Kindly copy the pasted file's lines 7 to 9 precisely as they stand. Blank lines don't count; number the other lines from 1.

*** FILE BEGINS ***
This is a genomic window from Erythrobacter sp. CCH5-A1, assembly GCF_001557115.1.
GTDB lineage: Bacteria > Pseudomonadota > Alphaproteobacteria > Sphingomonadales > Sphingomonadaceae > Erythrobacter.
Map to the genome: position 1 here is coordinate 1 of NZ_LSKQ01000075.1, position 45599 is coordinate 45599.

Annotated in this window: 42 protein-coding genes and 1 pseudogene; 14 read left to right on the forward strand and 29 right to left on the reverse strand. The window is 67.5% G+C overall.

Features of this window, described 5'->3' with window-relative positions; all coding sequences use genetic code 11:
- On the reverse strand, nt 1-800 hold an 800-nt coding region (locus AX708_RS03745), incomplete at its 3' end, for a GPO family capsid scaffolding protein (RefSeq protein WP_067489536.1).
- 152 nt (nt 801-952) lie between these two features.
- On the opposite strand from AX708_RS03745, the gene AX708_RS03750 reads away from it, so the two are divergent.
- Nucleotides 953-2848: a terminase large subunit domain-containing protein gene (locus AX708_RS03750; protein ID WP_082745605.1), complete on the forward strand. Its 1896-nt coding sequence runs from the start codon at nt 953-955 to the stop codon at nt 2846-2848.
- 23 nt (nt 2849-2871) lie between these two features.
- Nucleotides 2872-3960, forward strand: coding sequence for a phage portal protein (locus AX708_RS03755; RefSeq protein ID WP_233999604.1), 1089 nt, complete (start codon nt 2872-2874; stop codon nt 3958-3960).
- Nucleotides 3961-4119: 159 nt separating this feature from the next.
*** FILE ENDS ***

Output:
- 152 nt (nt 801-952) lie between these two features.
- On the opposite strand from AX708_RS03745, the gene AX708_RS03750 reads away from it, so the two are divergent.
- Nucleotides 953-2848: a terminase large subunit domain-containing protein gene (locus AX708_RS03750; protein ID WP_082745605.1), complete on the forward strand. Its 1896-nt coding sequence runs from the start codon at nt 953-955 to the stop codon at nt 2846-2848.